Well, in this case, timing is everything. And if you can get an official signed contract for the huge order, with the understanding that you’ll be able to deliver a certain amount of product by a certain date, that’s the kind of thing investors salivate over. 

I’m afraid a Letter of Intent isn’t enough. It’s the contract that makes an investor ready to pull the trigger. Therefore, why not negotiate with the person offering you the “huge order” – and find out what it would take to get a contract between the two of you. Contractual commitments can unlock the doors to funding faster than you can say, “I do.”


4. Skin in the Game


For many investors, making money is like a game. And the more money an investor has, the more games they can play, and ultimately, the more chances they have to win. 

That’s why, if you’re not willing to put your own money where your mouth is, you’re going to have a tough time closing a deal. When you ask the investor to take all the risk, they’re likely to pass. Instead, be willing to show you’re serious about your company by offering something of significance as collateral. Or, have the guts to ask someone who’s worth more than you to serve as a guarantor. Doing so, means you have a deep amount of faith in yourself and it speaks volumes to an investor. And in most cases, an investor doesn’t really want your collateral – They just want to know you’re truly dedicated to paying back what you owe them, and ultimately, winning the game.  


5. Check Yourself


There’s an old saying of, “If you’re the smartest person in the room, it’s time to find a new room.”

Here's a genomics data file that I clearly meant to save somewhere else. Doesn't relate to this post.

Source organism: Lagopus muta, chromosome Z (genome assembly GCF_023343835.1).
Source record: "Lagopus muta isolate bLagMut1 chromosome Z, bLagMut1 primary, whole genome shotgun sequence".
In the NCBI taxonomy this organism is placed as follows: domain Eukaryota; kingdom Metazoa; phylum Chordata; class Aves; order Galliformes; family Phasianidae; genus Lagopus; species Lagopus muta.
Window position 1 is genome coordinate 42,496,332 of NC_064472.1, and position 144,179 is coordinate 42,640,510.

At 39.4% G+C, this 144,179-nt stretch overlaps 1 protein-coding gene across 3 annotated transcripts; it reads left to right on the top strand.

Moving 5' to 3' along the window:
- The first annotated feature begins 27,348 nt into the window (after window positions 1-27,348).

Trouble is, a lot of people like being the smartest in the room.

In order to get funded, you have to be connected to the right people and be willing to listen to what they already know. If you only knew the crazy and creative ways I’ve seen deals get done, you’d be shocked! But that kind of favor is reserved for people who are humble enough to listen and learn from those who are willing to offer their expertise. And if you’re not one of those people, it’s going to be awfully hard to get you funded.

Yes, there might be a cost to acquiring these connections – but if you walk away with the investment you need in order to advance your business, isn’t it worth it? Again, investing in your own business is a sure sign that others can count on you to deliver. Plus, humility never goes out of style.

And there you have it – Five creative ways to get funded in the Hemp Industry!

If one of these creative options above stands out to you and you’d like more information on how to get funded, reach out to us here. And, if you’re an investor looking for additional Hemp companies to fund, you’re welcome to contact us as well.  

Again – There are BILLIONS of dollars sitting on the sidelines, just waiting to be invested in Hemp. The question is, are you ready to consider one of the alternative methods listed above in order to give your potential funder the opportunity to say, YES?

Carrie Cox

The Hemp Business Advisors

Co-Founder and Corporate Liaison